@scanner_darkly - I was able to put a timeout in the infinite wait loop in the ASF library to bail out of unanswered commands. I was not able to figure out the series of voodoo commands required to restore the bus to a happy state. I tried a number of things there but was unable to get success. I'm just not familiar enough with i2c and with the ASF library to see the answer.
I do think we need to implement something like that to keep users from mis-typing a command and losing their work. With no Ansible connected, hitting
CV 5 will lock your TT and you will loose all of your unsaved work. This is a pain in the butt for a studio session and a nightmare if you are live coding in a performance.
An easy way around this would be to "register" bus devices in the TT. The TT stores that registration to flash memory and then bounds checks any addresses at the time of the command - skipping devices that are unknown. Registration and deregistration would be a one-time affair.
Even if we do that type of thing, the aforementioned timeout and recovery would also be a good idea for the ecosystem so that it is more resilient.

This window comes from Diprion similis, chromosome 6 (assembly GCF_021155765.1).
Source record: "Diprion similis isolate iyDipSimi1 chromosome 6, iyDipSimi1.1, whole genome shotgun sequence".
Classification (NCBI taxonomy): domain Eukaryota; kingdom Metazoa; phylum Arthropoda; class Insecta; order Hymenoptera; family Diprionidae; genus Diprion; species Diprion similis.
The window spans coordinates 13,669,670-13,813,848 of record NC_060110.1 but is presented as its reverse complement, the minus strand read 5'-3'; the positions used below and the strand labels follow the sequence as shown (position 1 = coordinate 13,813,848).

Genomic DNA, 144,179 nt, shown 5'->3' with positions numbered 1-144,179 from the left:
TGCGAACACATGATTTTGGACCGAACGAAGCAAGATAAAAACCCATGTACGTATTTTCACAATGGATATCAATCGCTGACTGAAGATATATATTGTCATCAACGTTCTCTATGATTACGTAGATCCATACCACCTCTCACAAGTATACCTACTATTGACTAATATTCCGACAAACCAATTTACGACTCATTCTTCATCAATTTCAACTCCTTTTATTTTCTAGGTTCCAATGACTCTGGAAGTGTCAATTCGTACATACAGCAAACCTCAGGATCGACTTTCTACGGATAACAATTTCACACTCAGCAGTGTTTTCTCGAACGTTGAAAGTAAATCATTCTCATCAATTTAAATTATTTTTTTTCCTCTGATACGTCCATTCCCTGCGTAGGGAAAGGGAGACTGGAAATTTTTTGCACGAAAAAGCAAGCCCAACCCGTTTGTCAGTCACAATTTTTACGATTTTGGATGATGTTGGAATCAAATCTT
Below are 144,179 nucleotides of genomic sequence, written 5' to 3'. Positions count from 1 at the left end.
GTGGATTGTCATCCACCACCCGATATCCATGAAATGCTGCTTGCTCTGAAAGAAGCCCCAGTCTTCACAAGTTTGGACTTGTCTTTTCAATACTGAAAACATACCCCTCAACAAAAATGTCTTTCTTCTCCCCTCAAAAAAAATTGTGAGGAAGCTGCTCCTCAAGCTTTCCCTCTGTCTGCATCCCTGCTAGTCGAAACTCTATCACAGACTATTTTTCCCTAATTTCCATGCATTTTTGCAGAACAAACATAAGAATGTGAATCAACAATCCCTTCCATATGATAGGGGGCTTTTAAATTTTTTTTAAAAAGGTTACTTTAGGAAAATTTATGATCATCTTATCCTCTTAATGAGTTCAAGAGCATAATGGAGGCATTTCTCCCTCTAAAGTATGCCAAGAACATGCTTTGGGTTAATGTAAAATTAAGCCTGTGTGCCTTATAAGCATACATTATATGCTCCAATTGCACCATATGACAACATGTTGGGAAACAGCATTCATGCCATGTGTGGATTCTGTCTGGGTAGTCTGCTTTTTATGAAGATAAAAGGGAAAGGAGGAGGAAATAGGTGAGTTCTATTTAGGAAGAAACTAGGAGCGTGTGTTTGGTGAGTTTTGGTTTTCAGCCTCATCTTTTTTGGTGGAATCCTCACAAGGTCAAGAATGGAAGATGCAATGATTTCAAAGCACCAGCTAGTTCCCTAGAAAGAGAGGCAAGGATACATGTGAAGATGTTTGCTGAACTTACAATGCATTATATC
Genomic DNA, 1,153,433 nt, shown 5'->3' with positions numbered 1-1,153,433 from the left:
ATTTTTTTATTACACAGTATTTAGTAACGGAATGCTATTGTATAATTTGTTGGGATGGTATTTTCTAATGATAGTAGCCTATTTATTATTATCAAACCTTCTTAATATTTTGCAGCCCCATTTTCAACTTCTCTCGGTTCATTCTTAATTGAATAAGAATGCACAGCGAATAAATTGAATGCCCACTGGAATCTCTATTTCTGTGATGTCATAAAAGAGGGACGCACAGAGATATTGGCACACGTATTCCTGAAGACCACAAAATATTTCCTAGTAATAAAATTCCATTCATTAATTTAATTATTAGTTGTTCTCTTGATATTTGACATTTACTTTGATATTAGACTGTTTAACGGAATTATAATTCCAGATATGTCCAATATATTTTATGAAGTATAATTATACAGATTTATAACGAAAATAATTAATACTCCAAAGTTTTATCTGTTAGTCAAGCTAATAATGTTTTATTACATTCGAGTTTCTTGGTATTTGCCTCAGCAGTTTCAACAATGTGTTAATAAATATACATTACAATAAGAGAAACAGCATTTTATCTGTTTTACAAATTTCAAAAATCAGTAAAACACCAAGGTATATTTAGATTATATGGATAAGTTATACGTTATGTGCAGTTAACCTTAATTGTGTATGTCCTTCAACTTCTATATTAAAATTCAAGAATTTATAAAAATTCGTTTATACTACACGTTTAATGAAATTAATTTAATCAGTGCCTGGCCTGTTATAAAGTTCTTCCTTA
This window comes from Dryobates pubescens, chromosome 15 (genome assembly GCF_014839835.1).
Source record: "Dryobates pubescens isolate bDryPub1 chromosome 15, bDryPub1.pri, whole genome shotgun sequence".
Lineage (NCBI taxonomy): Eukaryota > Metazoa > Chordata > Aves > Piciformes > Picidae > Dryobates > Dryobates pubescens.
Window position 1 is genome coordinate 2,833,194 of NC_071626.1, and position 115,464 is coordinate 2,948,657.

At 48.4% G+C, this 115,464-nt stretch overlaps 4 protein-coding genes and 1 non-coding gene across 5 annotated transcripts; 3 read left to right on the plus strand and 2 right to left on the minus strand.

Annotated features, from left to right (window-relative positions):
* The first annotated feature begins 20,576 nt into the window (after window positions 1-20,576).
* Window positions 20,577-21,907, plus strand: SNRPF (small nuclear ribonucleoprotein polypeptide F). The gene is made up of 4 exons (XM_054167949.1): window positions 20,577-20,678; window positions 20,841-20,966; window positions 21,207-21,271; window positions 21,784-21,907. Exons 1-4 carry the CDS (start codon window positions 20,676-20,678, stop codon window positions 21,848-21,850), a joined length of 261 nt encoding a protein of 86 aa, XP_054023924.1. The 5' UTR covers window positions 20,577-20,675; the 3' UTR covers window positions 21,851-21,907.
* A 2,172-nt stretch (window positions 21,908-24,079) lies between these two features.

Around timing, I've been able to pummel the bus with write commands without problem. 24 Triggers and 24 CV outputs writing values at 10ms intervals with only slight timing discrepancies. I put that in the "wow" category for what the TT and its 400mHz bus can do.
The reads are another story. They are slow and eat up bus time. I've avoided supporting read operations for the TXo for this reason; you don't get a value from
TO.CV 1 as it doesn't bother calling to the device to get its state. I always figured that if this was desired, it would be far easier to cache the value on the TT and simply return it from there.
For the TXi, reads are unavoidable. One level of caching would be to remember values for the duration of a script so that subsequent calls for the same parameter would return from memory as opposed to another bus read. A second level of caching would have us move reads to a lower priority background thread and have it poll at a safe and reasonable rate (and for a single device at a time as opposed to input by input). Scripts can then read at any rate they want without causing havoc on the i2c bus and the values can update in the TT without affecting timing.
Lots of options here - thoughts?